Getting the ethics right regarding research in the emergency setting: Lessons from the PolyHeme Study

Neal W. Dicker, Jeremy Sugarman

Research output: Chapter in Book/Report/Conference proceedingChapter

Abstract

Research in emergency settings (RES) has become a major public issue with urgent policy implications. Significant attention has focused recently on RES in response to the trial of PolyHeme, a synthetic blood substitute, in trauma victims in hemorrhagic shock. Unfortunately, the discussion of the PolyHeme trial in the popular and scholarly press leaves important questions unanswered. This paper articulates three important lessons from the PolyHeme trial that have significant policy implications. First, the RES regulations should be re-visited, particularly the requirement that existing treatments be unproven or unsatisfactory in order for research to be acceptable without consent. Second, further conceptual and empirical scholarship is needed to accomplish the goal of effectively involving communities. Third, a more subtle analysis is needed regarding how to balance the needs of maintaining public trust and protecting confidential trade information in the context of RES.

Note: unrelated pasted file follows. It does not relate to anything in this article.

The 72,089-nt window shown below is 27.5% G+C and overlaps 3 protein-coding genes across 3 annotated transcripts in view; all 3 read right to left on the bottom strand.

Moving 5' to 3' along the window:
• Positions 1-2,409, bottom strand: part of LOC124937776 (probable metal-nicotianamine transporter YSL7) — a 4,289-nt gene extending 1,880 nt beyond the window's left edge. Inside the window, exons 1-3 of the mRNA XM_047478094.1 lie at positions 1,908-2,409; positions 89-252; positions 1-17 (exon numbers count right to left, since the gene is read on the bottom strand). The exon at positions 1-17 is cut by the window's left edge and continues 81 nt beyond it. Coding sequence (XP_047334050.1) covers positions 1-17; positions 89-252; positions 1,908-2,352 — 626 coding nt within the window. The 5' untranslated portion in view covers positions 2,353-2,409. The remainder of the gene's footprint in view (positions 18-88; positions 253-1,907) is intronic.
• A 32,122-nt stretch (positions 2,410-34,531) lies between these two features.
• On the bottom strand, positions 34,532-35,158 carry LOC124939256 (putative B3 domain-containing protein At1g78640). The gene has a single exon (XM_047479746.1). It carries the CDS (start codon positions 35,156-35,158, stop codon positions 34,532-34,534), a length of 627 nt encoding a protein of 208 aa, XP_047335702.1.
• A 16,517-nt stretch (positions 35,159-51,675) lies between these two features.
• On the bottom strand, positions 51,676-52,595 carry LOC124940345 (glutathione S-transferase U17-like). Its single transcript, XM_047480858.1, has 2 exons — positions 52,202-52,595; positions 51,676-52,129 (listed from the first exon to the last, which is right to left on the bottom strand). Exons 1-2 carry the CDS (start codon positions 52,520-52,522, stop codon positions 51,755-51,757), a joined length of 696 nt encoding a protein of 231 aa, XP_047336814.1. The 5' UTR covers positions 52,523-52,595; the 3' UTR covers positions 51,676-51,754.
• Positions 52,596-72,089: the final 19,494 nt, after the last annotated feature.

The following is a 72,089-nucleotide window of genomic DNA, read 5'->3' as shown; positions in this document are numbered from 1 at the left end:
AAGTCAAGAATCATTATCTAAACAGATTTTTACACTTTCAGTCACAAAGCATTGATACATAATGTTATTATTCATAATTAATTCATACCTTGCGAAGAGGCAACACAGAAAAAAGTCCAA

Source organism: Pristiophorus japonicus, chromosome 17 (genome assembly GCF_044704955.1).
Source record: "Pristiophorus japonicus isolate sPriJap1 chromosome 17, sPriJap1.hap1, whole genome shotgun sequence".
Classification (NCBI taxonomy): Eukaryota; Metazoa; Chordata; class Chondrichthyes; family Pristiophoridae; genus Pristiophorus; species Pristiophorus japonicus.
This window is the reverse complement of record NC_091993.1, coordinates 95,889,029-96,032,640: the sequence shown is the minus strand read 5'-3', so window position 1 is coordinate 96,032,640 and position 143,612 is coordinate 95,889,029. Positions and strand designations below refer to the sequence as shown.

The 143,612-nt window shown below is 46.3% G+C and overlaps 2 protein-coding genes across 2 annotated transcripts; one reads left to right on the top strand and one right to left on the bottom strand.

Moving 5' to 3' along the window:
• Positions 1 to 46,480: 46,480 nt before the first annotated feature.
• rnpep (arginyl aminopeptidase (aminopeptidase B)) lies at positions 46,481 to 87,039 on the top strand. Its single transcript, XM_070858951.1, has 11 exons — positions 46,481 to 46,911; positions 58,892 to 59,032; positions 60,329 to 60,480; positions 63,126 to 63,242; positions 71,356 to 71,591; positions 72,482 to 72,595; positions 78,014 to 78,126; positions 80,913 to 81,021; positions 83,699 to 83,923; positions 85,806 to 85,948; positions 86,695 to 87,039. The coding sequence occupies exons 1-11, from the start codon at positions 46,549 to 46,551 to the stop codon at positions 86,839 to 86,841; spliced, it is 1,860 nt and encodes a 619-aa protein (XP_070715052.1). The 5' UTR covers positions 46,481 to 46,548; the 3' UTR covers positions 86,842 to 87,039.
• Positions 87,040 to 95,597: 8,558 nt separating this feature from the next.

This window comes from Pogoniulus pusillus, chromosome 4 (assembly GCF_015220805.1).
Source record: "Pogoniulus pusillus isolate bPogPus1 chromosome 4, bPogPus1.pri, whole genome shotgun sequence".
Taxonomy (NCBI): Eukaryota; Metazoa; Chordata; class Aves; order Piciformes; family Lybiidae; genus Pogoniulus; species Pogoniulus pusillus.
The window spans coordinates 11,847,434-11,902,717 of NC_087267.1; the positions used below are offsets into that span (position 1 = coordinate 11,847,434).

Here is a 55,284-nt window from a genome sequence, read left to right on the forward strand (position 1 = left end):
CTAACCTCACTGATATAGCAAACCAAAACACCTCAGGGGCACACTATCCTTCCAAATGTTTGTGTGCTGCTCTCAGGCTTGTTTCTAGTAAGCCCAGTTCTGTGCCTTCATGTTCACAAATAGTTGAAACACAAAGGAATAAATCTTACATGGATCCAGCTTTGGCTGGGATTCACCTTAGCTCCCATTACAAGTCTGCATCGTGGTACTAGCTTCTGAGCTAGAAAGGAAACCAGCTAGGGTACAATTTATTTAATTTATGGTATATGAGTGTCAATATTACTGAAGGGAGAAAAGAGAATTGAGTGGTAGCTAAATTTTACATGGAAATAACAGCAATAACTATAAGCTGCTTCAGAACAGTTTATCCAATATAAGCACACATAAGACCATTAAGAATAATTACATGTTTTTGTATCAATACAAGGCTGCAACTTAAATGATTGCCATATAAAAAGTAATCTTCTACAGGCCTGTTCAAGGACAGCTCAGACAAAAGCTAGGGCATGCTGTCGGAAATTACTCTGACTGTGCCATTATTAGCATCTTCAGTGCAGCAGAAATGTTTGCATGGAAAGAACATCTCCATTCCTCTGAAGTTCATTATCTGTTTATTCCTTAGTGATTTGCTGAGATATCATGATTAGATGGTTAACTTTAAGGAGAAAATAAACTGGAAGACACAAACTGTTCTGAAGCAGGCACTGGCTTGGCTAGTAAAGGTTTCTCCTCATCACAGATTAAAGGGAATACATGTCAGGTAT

Original languageEnglish (US)
Title of host publicationEmergency Research Ethics
PublisherTaylor and Francis
Pages229-246
Number of pages18
Volume4
ISBN (Electronic)9781315256634
ISBN (Print)9781409446811
DOIs
StatePublished - Mar 2 2017

ASJC Scopus subject areas

  • Social Sciences(all)

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